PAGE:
My octagenarian psychoanalyst, Dr. Lenny, said:
"Debbie, you can't leave your breast at home while you go to work."
The Huffington Post is starting a Huffington Post Parenting blog. In
honor of this auspicious beginning, I thought I would start by opening a
discussion about breast-feeding and the 21st century man and woman.
I am starting here because, in a way, suckling at the breast could be
conceived as the first moment of parenting. It seems to me the moment
your baby first sucks at mother's breast, your identity as a parent, the wave
of enormous responsibility, the terror of your charge, and the incredible
excitement and joy that somehow comes through, concretizes in that exact
moment. That exact split second. That instant that becomes frozen in
time and indelible in your mind.
So much has been written over the last century on this matter. Melanie
Klein, a prominent figure in the history of psychoanalysis, who worked
with children and did her most important studies in wartime and post-
war London, is perhaps the most famous of all. Dr. Klein coined the
phrases "the bad breast" and "the good breast" as she came to understand
an infant's relationship with the breast/mother. She helped us all. But
she especially helped those of us in the psychoanalytic field, enabling us
to talk about, and deeply contemplate, the importance of life as it occurs
between the mother and infant during breast-feeding. And here we are in
the 21st century - now with one major problem to face. One that refuses
to go away. Many women aren't at home for the 1 to 4 years that would
be optimal for breast-feeding. The breast is not even present. The breast is
not at home.
Which leads me to the topic of "pumping." As I view it, breast-feeding is
a beautiful, highly sensitive, almost miraculous and intricate system. The
mother makes milk that becomes exquisitely attuned to her baby's need,
her baby's patterns of feeding, and even the particular idiosyncratic ways
her baby suckles. I would imagine that most mothers, especially mothers
that are set to return to work, are told that not only the pump is a necessity,
but are reassured it can actually be an adequate substitute.
Of course, there is a legitimate place for pumping. However, it is not and
can never be, a substitute for breast-feeding.
Breast-feeding is a process, the building blocks of an intimate relationship
with one's child. It is the process that is as important, if not more so, than
the result. It's the first step on the path toward working out with our
children how we give and take, ebb and flow, with his or her particular
temperament. It is incredibly difficult physical and emotional work. And this
work is incredibly important.
Now for the biggest and important question: how can we push our culture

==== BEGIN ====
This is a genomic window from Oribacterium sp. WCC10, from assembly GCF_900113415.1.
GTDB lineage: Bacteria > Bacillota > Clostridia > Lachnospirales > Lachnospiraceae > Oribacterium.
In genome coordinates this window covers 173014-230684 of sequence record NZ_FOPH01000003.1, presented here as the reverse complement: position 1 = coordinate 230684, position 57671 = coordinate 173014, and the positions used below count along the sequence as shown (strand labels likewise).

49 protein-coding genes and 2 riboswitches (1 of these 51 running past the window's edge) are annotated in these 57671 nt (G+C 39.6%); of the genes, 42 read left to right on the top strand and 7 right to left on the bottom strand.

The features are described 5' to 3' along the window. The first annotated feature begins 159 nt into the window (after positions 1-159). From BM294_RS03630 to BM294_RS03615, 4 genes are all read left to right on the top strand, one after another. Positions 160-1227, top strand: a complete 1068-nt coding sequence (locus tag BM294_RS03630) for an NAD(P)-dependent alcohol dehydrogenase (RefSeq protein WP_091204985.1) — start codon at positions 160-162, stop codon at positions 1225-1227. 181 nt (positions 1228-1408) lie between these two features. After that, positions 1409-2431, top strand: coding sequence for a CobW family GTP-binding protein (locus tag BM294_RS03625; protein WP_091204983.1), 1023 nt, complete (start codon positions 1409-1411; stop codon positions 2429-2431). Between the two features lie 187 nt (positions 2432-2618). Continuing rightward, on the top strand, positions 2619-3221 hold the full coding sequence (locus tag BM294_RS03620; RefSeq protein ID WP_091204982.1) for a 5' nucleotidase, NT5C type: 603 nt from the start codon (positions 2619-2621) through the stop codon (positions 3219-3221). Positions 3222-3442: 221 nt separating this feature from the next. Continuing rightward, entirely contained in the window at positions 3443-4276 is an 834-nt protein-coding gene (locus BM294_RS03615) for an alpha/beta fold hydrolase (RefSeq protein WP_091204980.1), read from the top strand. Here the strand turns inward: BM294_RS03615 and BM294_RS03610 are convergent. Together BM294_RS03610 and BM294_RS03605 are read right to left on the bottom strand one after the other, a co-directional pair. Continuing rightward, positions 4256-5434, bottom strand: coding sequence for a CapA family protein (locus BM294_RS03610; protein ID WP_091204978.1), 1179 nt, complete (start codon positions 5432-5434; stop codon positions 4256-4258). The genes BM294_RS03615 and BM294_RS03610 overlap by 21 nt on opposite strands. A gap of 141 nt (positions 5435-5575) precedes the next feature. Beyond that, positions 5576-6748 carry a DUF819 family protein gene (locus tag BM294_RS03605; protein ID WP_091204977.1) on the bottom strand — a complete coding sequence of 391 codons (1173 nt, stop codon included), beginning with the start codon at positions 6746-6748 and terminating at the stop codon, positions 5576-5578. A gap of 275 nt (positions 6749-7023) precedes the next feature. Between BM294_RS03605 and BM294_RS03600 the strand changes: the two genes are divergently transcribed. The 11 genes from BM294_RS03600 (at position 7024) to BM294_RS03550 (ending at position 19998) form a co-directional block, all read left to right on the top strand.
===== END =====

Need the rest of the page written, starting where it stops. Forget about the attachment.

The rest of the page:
to new heights of understanding and support? How do we lobby for
working women to be with and breast-feed their infants for at least a year?
It seems to me that this issue is one that could and should unite liberals
and conservatives. Men and women. Young and old. I can't imagine
anyone would choose to decrease the chances for a child to survive well.
For families to grow well.
Most pediatricians would agree, breast milk for at least the first year of
life is optimum. Six months is ok. Three months is ok. Never is ok. But
for immune health, nutritional health and mental health, at least a year of
breast-feeding is unanimously recommended.
We need to ask ourselves "How do we work to support this in our society?"
As an ultimate illustration of the irony of our social system, why is a child
psychiatry/medical doctor resident/trainee allowed ten days of pregnancy
leave, and then expected to return to work full time or forgo her earnings?
Why would we as men and women want that for our child? Is the answer
that mothers should not be permitted to work? That seems radical and
pretty ridiculous, but I know some would support that. Most of us would
not (see Marlo Thomas' Monday HuffPo blog). Or should our society, all of
us, men and women, parents and non-parents, begin considering effective
solutions that allow our kids to at least get off to the best start possible in
life. The emotional and health benefits would probably, without doing an
official cost analysis, outweigh the cost of supporting a mother while she
I open for discussion some ideas, some solutions:
1. Professional support especially from the field of pediatrics,
psychoanalysis, child and adolescent psychiatry, general psychiatry,
psychology, internal medicine, immunology, educators, to develop
solutions perhaps first for their own professionals. I will begin by asking
my colleagues to gather ideas for a financial support program to help
fellow psychiatrists who are new parents and find themselves facing this
2. What kind of work-place innovations can we make for mothers who
work? Mandatory nurseries that welcome infants and nannies in every
3. Tax breaks for families where the mother stays at home for a year and
Dr. Lenny died recently, he was sage and always able to capture the
tension that we face as women and men, mothers and fathers, who want
a world populated by healthy children. He would interpret to me, "Debbie,
you are tearing out a page from your past and reliving it. Our job here is
to just make sure your blindfold is off, allowing you to at least consciously
choose to either keep making the same mistakes or make different
It is time we look at this for our American society. Can we make new choices or keep repeating the mistakes of the past?